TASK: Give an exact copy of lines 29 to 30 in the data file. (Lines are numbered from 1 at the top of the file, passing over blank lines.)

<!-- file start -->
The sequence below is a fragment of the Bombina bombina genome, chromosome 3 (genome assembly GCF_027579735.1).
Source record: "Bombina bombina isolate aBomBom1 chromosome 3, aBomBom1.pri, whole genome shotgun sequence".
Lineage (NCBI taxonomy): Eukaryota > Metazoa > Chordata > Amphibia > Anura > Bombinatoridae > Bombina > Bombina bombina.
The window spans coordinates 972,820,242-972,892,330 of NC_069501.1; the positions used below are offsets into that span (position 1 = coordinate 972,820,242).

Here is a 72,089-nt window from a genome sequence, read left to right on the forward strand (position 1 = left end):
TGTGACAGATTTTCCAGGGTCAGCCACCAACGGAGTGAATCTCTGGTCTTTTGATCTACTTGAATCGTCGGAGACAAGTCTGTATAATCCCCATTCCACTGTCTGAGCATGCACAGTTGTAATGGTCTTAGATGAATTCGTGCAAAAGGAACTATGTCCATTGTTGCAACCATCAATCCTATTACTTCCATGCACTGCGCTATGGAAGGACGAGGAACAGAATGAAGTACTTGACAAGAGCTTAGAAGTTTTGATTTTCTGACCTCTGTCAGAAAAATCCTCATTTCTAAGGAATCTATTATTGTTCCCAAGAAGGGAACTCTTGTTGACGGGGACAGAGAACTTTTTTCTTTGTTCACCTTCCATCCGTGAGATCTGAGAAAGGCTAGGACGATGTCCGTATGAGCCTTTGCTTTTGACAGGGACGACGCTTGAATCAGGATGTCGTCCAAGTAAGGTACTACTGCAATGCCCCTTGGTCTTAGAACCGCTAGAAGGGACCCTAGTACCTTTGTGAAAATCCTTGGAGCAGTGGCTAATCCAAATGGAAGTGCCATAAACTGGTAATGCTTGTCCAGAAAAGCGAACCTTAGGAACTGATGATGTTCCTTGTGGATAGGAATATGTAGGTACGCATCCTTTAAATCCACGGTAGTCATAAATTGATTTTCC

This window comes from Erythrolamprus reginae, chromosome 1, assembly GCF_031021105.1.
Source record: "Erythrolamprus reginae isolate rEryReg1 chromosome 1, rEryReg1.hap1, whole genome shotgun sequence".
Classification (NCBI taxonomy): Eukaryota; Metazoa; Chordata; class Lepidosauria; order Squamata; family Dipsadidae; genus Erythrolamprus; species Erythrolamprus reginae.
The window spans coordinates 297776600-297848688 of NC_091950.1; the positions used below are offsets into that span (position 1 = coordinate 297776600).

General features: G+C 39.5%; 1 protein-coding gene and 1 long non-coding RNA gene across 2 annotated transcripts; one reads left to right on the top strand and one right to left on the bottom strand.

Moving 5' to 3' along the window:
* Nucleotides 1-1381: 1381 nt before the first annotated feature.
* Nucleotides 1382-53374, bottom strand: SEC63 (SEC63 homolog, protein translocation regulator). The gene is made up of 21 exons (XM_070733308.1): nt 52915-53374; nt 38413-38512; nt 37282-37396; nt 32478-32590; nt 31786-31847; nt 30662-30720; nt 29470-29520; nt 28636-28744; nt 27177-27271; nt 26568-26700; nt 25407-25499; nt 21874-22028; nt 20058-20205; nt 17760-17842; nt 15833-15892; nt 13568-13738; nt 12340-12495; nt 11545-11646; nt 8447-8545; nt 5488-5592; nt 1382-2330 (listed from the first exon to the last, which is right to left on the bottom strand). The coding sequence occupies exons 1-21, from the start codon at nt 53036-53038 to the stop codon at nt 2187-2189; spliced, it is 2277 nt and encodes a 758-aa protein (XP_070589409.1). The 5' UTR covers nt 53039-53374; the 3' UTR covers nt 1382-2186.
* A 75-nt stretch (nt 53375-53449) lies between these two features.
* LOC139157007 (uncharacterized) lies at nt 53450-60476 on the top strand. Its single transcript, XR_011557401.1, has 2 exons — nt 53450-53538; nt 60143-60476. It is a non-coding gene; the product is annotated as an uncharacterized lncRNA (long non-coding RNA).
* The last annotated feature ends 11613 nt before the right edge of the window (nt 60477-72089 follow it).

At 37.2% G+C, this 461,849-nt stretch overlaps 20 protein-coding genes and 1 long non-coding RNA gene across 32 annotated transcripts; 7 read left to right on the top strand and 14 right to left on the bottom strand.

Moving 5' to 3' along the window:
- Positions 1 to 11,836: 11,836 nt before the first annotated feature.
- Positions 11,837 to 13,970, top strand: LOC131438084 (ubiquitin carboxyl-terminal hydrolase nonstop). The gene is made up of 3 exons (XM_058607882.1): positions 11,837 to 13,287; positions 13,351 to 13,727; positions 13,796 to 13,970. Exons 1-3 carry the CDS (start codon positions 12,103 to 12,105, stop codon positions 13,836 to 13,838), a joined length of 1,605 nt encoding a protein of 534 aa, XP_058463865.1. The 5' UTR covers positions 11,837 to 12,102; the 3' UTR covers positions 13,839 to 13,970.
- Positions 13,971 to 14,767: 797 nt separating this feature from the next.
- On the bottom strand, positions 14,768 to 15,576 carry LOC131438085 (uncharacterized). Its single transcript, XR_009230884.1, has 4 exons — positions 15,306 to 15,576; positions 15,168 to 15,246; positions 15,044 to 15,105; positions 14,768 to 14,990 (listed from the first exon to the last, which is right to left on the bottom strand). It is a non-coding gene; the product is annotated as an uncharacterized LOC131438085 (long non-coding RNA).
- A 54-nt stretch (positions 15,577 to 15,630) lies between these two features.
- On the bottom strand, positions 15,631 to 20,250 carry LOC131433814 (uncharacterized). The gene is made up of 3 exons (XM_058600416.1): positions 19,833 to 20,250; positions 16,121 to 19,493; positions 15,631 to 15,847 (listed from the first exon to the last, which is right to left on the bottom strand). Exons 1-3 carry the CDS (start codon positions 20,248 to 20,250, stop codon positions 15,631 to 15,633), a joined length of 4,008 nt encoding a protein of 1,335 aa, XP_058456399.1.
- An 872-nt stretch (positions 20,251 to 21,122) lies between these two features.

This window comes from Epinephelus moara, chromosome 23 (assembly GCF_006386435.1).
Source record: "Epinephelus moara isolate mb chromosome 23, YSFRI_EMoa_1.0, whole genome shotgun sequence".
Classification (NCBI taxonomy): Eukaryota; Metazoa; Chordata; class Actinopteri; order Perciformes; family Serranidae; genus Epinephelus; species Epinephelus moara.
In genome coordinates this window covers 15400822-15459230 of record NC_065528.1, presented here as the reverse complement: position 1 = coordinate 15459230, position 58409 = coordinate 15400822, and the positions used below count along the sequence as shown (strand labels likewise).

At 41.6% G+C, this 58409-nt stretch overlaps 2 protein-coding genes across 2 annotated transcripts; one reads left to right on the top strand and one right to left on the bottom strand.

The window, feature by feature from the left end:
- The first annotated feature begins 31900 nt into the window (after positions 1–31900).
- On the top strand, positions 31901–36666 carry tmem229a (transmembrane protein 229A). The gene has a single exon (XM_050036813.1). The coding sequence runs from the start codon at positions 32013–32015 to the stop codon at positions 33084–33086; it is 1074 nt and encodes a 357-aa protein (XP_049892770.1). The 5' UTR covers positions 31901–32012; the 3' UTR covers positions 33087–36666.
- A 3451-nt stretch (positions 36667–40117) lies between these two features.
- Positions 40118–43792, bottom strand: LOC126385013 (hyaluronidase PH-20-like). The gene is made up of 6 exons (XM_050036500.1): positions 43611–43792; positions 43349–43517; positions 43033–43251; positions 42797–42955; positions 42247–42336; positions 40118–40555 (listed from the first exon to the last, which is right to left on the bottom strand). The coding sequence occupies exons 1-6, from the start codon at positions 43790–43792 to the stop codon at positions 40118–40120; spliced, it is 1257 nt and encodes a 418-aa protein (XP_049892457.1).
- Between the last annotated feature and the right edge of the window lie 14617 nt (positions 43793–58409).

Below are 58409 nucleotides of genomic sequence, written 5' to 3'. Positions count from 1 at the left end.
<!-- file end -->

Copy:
Classification (NCBI taxonomy): Eukaryota; Metazoa; Chordata; class Actinopteri; order Perciformes; family Serranidae; genus Epinephelus; species Epinephelus moara.
In genome coordinates this window covers 15400822-15459230 of record NC_065528.1, presented here as the reverse complement: position 1 = coordinate 15459230, position 58409 = coordinate 15400822, and the positions used below count along the sequence as shown (strand labels likewise).